“The Comedian” has been billed as Robert DeNiro’s passion project, starring DeNiro himself as the aging television star Jackie, who is desperate to reestablish his stand-up comedy career. After getting physical with an audience member during a show, Jackie is sentenced to community service, during which he meets the equally down-on-her-luck Harmony (Leslie Mann). The two form a kinship as he tries to revive his career through vile stunts, television pitches and high-profile comedy shows.
If that synopsis seems a bit thin, it’s because the film lacks much of a plot. There are plenty of subplots, including a romance between Jackie and Harmony, Jackie’s relationship with his estranged brother (Danny DeVito) and his attempts to start a family, Harmony’s relationship with her father — who might be a mob boss — and Jackie’s various stunts to regain stardom. Honestly, “The Comedian” works best when it doesn’t have a main story. Its loose, relaxed vibe works to tell this story of an aged icon. The various actors play off each other with a welcome casualness, and a slick jazz score evokes a neon-tinged vision of New York that tonally feels just right.
However, it’s also the lack of plot that makes almost everything else forgettable or downright infuriating. Like many passion projects or star-driven comedies of this decade, this film allows its stars extended improv sequences that quickly overstay their welcome — an unfortunate side-effect of directors and editors too afraid to tell their stars to tone it down a bit.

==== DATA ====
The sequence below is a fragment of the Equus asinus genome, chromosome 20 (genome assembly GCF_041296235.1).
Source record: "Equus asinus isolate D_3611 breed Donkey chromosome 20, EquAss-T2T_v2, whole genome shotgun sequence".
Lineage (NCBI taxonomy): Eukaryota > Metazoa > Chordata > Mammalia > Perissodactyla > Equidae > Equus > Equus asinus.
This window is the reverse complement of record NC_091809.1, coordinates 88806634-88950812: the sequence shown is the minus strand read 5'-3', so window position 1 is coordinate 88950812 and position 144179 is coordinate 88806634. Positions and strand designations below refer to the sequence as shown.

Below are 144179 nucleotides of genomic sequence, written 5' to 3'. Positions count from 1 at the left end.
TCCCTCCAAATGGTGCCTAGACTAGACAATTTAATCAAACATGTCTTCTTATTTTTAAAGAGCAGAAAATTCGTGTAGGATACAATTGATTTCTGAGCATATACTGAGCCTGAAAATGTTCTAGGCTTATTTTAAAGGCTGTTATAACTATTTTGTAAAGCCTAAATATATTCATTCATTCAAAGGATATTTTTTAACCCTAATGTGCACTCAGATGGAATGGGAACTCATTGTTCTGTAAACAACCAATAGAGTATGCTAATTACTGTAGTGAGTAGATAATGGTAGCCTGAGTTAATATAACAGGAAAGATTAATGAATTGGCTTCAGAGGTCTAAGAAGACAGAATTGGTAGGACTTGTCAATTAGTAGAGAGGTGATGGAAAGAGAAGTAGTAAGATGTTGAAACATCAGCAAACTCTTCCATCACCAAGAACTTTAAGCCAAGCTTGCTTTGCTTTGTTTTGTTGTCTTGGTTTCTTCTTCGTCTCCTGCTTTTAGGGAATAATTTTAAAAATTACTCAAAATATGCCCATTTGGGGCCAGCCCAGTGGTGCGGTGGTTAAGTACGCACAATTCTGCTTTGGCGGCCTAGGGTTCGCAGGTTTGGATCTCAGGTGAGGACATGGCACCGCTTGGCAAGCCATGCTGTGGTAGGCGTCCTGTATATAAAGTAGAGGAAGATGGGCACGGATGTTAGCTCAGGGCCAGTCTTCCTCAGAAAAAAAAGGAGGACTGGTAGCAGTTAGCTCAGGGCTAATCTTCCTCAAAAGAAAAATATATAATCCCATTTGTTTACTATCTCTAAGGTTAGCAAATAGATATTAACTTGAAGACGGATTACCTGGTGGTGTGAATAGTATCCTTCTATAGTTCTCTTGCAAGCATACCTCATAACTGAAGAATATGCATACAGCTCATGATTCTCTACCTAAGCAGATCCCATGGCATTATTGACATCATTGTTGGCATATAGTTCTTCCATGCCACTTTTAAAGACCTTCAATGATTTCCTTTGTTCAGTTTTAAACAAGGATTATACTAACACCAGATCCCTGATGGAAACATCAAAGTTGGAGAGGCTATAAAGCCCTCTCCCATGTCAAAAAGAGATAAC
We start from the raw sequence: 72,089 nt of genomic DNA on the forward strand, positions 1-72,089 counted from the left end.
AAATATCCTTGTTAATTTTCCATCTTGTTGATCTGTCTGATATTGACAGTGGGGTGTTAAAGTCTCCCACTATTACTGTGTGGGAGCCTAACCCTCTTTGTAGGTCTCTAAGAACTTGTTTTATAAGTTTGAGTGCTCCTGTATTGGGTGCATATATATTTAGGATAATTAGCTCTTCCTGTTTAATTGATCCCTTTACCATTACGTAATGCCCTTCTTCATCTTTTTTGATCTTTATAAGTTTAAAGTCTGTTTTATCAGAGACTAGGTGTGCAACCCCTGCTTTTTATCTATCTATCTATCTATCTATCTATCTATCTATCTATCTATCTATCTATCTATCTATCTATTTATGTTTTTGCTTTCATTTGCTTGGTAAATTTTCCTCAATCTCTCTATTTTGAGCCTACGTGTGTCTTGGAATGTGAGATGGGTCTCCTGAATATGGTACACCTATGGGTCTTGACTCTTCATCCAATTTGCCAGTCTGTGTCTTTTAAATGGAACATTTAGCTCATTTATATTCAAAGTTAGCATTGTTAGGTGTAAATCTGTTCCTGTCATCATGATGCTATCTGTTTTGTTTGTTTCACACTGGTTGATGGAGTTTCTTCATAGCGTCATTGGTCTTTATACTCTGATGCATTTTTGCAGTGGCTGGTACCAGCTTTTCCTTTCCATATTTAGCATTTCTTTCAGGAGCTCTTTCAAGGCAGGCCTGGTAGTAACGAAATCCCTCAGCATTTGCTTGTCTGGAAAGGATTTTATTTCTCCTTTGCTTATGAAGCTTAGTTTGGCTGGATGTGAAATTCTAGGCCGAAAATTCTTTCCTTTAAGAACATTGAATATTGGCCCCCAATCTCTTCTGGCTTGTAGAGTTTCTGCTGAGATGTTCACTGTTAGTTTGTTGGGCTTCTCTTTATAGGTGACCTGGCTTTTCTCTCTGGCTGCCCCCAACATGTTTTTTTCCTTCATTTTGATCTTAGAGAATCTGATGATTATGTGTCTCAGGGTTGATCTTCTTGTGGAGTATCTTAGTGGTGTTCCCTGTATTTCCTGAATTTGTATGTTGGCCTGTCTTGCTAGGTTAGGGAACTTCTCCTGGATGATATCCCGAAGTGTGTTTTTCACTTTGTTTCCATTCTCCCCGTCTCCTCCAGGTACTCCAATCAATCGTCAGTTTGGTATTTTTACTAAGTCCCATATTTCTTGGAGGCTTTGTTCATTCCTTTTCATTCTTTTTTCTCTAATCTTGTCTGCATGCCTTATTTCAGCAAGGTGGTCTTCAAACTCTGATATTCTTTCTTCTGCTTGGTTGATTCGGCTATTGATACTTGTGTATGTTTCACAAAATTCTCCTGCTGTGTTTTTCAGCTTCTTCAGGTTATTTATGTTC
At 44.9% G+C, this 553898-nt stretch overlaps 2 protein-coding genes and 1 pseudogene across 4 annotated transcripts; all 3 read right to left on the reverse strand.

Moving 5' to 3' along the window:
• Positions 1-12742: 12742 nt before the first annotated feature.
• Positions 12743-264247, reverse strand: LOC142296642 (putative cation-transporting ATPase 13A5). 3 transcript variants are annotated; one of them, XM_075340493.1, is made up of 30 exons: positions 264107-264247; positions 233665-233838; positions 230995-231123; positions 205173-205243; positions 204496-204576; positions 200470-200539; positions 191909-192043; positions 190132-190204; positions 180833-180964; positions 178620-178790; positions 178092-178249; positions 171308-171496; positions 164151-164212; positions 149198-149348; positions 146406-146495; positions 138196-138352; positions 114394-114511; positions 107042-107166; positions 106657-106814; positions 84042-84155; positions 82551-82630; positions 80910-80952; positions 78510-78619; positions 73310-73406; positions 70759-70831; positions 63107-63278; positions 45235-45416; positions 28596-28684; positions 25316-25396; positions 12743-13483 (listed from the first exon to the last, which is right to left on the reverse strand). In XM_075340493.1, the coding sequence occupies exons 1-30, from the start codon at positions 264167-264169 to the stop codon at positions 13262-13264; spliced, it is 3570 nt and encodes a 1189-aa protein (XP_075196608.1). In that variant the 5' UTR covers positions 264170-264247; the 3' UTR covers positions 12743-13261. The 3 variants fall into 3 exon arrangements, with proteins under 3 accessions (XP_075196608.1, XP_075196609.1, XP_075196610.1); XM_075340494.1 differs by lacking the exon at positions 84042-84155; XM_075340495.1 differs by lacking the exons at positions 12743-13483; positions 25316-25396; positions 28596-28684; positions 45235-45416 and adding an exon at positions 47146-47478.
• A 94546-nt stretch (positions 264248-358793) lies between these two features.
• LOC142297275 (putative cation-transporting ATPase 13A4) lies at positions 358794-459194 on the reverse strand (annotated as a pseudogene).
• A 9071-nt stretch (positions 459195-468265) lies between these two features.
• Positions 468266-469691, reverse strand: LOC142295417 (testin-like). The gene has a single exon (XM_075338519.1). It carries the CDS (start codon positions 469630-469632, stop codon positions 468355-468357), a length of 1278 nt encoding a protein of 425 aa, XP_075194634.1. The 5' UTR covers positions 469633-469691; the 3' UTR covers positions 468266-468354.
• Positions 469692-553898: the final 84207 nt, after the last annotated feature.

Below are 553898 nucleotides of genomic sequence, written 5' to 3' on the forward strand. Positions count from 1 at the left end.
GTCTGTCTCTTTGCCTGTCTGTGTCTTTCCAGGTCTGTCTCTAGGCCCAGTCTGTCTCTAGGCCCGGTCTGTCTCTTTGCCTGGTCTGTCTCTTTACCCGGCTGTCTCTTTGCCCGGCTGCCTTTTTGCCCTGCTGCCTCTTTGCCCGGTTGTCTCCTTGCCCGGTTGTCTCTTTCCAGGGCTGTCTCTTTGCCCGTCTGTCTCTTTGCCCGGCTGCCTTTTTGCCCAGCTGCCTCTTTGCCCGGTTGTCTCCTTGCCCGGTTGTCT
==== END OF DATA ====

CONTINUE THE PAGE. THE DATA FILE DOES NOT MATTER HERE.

The second half of the film takes a detour into a Florida retirement home, where the tone and style hit a brick wall. The humor — which fluctuates throughout the earlier part of the film from raunchy and funny to endless and gross — nosedives into tasteless and exhausting. The subplots begin to hog air time that could have been better spent with Jackie, his agent or his brother, who are supposed to be the stars of the show.
What ultimately sinks the whole affair is the romance between Jackie and Harmony. It starts out endearing and cute, with the two sharing a subtle and playful chemistry. But as the plot devolves, the nature of their relationship becomes overdone to the point of disgust. Initially, the pair feel like Rocky and Marie from the classic “Rocky Balboa.” “The Comedian” reinforces why that particular couple never got too intimate. Ultimately, Jackie and Harmony’s relationship becomes the driving force as a twist takes the film in an unthinkable direction, sinking whatever charm or grace this messy narrative had previously created.
It’s never fun to criticize a passion project, especially one of a renowned artist. To think that DeNiro spent a portion of his time, energy, drive and clout to develop this film, only to have it fizzle out is honestly a bit depressing. But “The Comedian” is a sloppy, unorganized waste of potential that might be insulting if it were worth remembering.
Email Carter Glace at [email protected].